4 Things to Know About the Global Tax De ...

4 Things to Know About the Global Tax Debate

Jun 16, 2022

THE TAX FOUNDATION: The Biden administration has been supportive of the global tax negotiations, but the changes should be reviewed in the context of recent policy changes in the U.S. and elsewhere, the general landscape of business taxation in the U.S., and potential challenges and risks arising from the global tax deal:

 1. Profit shifting incentives have decreased since 2017.

Recent data shows that 2017 tax policy changes from the Tax Cuts and Jobs Act (TCJA) have been effective in redirecting previously offshored assets back to the U.S. While the changes did reduce the tax burden on doing business inside the U.S., the overall tax burden on foreign income of U.S. companies was roughly unchanged.

2. Corporate tax rates have settled in the low 20s.

The U.S. corporate rate cut from 35 percent to 21 percent reflects a broader trend of countries pursuing corporate tax rates between 20 and 25 percent where the downward trend has leveled off in recent years. The total U.S. tax rate on corporate income (including state rates) is above the worldwide average rate.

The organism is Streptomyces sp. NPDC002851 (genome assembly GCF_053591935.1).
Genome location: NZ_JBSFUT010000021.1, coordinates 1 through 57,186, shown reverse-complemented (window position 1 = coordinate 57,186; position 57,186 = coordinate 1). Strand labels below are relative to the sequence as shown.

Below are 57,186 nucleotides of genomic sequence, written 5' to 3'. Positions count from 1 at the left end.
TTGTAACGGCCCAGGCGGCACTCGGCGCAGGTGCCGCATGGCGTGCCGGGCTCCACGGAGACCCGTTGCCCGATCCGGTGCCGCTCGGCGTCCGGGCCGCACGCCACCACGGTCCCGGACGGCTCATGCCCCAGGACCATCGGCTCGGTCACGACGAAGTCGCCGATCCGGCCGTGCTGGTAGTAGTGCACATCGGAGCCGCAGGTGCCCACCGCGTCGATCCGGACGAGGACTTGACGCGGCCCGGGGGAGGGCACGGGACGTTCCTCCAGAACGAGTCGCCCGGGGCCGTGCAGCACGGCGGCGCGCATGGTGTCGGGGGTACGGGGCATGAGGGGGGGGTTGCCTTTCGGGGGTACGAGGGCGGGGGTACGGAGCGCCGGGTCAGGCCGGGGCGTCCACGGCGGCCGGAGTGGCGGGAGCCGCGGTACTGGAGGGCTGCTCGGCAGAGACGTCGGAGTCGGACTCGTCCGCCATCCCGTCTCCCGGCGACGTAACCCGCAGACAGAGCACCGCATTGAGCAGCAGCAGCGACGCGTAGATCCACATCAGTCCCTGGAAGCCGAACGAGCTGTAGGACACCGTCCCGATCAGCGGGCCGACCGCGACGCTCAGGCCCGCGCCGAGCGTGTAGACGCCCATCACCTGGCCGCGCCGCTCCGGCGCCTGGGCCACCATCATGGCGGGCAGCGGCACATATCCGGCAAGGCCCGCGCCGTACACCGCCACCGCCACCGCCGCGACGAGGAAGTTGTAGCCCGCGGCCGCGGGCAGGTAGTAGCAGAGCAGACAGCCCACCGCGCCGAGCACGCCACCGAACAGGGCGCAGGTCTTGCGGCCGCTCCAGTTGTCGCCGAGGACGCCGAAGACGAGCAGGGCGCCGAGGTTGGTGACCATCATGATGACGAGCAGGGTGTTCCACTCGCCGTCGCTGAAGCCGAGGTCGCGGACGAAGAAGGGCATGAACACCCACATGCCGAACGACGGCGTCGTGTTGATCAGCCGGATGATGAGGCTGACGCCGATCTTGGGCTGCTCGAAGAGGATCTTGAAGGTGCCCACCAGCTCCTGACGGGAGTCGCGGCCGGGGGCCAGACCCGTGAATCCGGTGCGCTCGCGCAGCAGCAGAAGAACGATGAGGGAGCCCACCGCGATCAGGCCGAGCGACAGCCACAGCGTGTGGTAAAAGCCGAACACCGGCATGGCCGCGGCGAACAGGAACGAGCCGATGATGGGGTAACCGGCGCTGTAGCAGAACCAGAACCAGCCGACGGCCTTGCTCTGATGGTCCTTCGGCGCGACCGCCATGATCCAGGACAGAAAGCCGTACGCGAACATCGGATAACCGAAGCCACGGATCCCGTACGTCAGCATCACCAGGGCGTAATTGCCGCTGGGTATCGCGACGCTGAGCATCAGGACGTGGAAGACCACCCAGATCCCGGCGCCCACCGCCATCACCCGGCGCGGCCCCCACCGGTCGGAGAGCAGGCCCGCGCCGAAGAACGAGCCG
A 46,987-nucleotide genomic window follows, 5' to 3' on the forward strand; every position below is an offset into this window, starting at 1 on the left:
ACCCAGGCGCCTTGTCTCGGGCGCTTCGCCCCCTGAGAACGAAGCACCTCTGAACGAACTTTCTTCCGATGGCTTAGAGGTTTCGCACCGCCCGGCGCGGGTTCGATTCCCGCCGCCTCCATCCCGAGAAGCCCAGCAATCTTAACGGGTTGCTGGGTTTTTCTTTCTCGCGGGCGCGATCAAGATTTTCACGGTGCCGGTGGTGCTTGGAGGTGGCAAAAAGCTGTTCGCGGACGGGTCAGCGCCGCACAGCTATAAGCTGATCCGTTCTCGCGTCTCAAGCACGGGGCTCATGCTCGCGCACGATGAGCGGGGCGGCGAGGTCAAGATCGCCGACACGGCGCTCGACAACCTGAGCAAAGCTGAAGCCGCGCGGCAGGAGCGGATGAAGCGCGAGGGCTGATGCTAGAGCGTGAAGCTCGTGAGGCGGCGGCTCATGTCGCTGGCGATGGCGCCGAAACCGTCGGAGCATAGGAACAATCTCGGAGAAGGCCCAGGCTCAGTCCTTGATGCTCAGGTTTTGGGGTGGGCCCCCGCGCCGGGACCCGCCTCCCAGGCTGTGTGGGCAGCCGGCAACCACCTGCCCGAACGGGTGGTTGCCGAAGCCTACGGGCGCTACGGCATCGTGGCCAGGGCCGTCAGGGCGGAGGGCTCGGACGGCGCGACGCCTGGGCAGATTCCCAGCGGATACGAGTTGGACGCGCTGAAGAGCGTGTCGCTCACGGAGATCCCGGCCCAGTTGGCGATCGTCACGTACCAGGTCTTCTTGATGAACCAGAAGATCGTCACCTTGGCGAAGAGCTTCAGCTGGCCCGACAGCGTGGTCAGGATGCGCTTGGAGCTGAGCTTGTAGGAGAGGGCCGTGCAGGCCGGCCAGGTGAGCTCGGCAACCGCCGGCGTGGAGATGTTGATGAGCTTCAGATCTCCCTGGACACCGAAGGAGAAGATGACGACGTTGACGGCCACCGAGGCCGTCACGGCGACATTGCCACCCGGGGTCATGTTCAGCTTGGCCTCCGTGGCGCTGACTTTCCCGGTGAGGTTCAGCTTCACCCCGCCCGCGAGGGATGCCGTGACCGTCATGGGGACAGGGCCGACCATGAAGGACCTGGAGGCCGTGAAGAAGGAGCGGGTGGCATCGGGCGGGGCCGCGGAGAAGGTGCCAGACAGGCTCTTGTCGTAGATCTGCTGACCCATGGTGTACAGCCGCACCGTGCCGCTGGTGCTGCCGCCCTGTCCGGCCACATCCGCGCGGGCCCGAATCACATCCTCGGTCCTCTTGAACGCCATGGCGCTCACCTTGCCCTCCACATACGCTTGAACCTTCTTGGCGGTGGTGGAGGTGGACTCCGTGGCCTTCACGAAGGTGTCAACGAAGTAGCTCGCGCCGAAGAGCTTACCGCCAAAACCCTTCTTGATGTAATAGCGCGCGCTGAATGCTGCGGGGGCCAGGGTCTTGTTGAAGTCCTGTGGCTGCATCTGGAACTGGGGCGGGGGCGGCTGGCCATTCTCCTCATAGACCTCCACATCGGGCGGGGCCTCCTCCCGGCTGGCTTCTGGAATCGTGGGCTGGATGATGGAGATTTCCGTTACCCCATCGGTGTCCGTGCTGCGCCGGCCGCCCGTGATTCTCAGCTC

3. U.S. business tax revenue measures should reflect both corporate and pass-through business entities.
The U.S. has a large pass-through business sector that is subject to the individual income tax. After adjusting for pass-through business tax collections, U.S. corporate tax collections align with the OECD average.

4. The U.S. corporate tax system remains incredibly complex.
Many of the 2017 changes made the tax system more complex for multinational companies. President Biden's and the Democrats' Build Back Better plan would make tax rules significantly more complex and would result in a higher tax burden compared to what the outline of the global minimum tax has to offer. 

As we have recommended previously, one path forward for the U.S. system would dramatically simplify our international rules with a worldwide tax system and full credit for foreign taxes replacing GILTI while eliminating tax preferences that would not be recognized by the global minimum tax. Learn more.


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